When there are two or more owners of a piece of real property who are unable to come to an agreement on how to divide the property, any co-owner of the subject property may petition the court to partition the property. This is known as a partition action. Generally, the decision of a court to partition the property is merely the first step in the partition process. Although a partition action may sound quite simple, it is a complex process that requires extensive accounting and patience.
What is a Partition Action?
A partition action is an action brought by a co-owner of a piece of real property against another co-owner, seeking to divide the property according to the respective interests of the co-owners. In order to establish a right to a partition, a party must show that they have some ownership interest in the subject property. Under Code of Civil Procedure section 872.210, any owner of an estate of inheritance, an estate for life, or an estate for years in real property where such property or estate is owned by several persons concurrently or in successive estates may bring a partition action. (CCP § 872.210.) Therefore, a co-tenant has an absolute right to partition. (Formosa Corp. v. Rogers (1951), 108 Cal.App.2d 397.) At Underwood Law Firm, our attorneys are more than familiar with partition actions and the step-by-step process of pursuing a partition.
First Step of Partition: Filing a Complaint
The first step to a partition action is to petition the court for a partition of the property. In order to petition the court, a litigant must file a legally valid complaint for partition. As noted above, the litigant must be a co-owner of the subject property in order to have standing to file a partition complaint. (CCP § 872.210.)
Second Step of Partition: Interlocutory Judgement
After filing the complaint, a litigant must then obtain an interlocutory judgment of partition in the correct procedural form. An interlocutory judgment is a temporary judgment ordered before the close of trial during the litigation of the case. Under Code of Civil Procedure section 872.720, the court must enter an interlocutory judgment when the court finds that the Plaintiff in a partition action is entitled to a partition. In order to obtain an interlocutory judgment, a litigant must establish their right to partition by proving they have an ownership interest in the subject property.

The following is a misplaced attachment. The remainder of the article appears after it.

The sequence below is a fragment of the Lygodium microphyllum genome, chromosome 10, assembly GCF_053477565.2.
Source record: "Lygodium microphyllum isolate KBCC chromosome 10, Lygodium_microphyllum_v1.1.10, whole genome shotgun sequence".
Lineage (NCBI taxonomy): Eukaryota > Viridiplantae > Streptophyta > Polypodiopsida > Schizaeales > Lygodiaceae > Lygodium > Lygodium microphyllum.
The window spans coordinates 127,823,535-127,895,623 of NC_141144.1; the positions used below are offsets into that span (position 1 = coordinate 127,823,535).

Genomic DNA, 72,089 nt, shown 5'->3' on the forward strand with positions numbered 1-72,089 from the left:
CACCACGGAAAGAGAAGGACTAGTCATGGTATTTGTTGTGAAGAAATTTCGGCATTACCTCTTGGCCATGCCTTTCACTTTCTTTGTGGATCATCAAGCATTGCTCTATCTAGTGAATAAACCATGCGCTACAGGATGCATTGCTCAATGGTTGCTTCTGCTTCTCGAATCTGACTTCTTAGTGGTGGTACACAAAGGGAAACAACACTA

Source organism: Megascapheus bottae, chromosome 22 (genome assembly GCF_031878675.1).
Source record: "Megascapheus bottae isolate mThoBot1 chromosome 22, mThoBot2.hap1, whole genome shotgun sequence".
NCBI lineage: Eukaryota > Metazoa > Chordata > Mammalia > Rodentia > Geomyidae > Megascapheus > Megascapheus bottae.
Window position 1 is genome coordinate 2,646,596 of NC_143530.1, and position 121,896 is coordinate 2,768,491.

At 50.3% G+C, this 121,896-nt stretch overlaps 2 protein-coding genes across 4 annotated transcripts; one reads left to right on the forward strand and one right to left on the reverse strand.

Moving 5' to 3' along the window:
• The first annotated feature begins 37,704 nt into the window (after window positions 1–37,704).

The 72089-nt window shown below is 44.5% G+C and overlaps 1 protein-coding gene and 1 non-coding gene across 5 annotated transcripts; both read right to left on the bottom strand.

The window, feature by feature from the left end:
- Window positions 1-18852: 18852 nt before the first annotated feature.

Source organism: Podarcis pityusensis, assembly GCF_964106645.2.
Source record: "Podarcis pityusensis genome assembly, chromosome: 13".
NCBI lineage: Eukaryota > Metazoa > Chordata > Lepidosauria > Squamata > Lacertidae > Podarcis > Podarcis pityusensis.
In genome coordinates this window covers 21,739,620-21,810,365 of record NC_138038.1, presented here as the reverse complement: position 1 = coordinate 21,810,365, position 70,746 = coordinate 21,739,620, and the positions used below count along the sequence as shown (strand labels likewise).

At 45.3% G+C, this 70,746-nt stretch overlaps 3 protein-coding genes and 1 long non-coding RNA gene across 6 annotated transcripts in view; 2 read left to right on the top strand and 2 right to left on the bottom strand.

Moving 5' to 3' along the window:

For example, “Julie” and “Shawn” are two siblings whose father just passed away. Their father granted his two-story home in Los Angeles to both of them in his will. Shawn told Julie to come to live with him in the home. Julie moved in, and the two lived in the home peacefully for years until Shawn asked Julie to move out so that his girlfriend could move in. Julie felt she was being treated unfairly and not like an owner. Once his complaint was filed, Julie moved for an interlocutory judgment of partition, which the Court granted and ordered the property appraised and then sold if Shawn could not buy out Julie.
Third Step of Partition: Appointing a Partition Referee
If the court finds that a litigant has an ownership interest in the subject property and grants an interlocutory judgment of partition, the court will then appoint a partition referee to oversee the partition of the property. A partition referee is a neutral third party appointed by and accountable to the court to assist the court in matters related to partition actions. (CCP § 873.510.) The appointment of a referee is within the court’s discretion; however, the parties to the partition action may, upon agreement, nominate a person to serve as a partition referee. (CCP § 873.040.) Once a referee has been appointed, the referee has the power to carry out any act necessary to exercise the authority conferred to them by court order. (CCP § 873.060.) The referee is responsible for filing a report with the court describing the property and giving their recommendations for partition. (CCP § 873.280.)
Fourth Step of Partition: Determining the Method of Partition
Once the referee has provided the court with their report, the court must determine the proper method for partitioning the subject property. The court determines the proper method of partition by determining which method of partition is more equitable.